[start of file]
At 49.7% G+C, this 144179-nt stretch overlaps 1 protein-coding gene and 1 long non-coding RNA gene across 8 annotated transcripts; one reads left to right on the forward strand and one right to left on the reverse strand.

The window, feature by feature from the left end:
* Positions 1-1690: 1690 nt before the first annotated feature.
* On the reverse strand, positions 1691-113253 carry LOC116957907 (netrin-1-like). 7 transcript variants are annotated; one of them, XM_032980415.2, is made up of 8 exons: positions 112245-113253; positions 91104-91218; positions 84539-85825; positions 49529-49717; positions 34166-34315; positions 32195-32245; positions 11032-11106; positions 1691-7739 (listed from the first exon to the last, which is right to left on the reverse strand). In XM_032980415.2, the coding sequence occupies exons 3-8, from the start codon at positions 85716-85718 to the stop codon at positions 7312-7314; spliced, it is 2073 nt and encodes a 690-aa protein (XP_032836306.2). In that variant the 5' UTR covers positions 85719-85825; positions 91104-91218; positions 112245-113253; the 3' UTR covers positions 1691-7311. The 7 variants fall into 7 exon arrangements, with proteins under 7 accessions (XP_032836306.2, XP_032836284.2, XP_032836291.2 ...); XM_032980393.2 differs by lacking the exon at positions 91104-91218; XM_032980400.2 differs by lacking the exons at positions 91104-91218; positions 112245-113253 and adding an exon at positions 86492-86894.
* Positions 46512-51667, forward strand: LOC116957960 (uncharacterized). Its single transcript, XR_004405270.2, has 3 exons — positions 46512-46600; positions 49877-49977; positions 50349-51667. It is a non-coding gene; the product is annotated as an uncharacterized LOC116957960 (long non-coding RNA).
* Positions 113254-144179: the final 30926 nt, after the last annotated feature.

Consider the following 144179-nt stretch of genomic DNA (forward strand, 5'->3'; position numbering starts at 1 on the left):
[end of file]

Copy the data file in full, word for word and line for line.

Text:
At 49.7% G+C, this 144179-nt stretch overlaps 1 protein-coding gene and 1 long non-coding RNA gene across 8 annotated transcripts; one reads left to right on the forward strand and one right to left on the reverse strand.

The window, feature by feature from the left end:
* Positions 1-1690: 1690 nt before the first annotated feature.
* On the reverse strand, positions 1691-113253 carry LOC116957907 (netrin-1-like). 7 transcript variants are annotated; one of them, XM_032980415.2, is made up of 8 exons: positions 112245-113253; positions 91104-91218; positions 84539-85825; positions 49529-49717; positions 34166-34315; positions 32195-32245; positions 11032-11106; positions 1691-7739 (listed from the first exon to the last, which is right to left on the reverse strand). In XM_032980415.2, the coding sequence occupies exons 3-8, from the start codon at positions 85716-85718 to the stop codon at positions 7312-7314; spliced, it is 2073 nt and encodes a 690-aa protein (XP_032836306.2). In that variant the 5' UTR covers positions 85719-85825; positions 91104-91218; positions 112245-113253; the 3' UTR covers positions 1691-7311. The 7 variants fall into 7 exon arrangements, with proteins under 7 accessions (XP_032836306.2, XP_032836284.2, XP_032836291.2 ...); XM_032980393.2 differs by lacking the exon at positions 91104-91218; XM_032980400.2 differs by lacking the exons at positions 91104-91218; positions 112245-113253 and adding an exon at positions 86492-86894.
* Positions 46512-51667, forward strand: LOC116957960 (uncharacterized). Its single transcript, XR_004405270.2, has 3 exons — positions 46512-46600; positions 49877-49977; positions 50349-51667. It is a non-coding gene; the product is annotated as an uncharacterized LOC116957960 (long non-coding RNA).
* Positions 113254-144179: the final 30926 nt, after the last annotated feature.

Consider the following 144179-nt stretch of genomic DNA (forward strand, 5'->3'; position numbering starts at 1 on the left):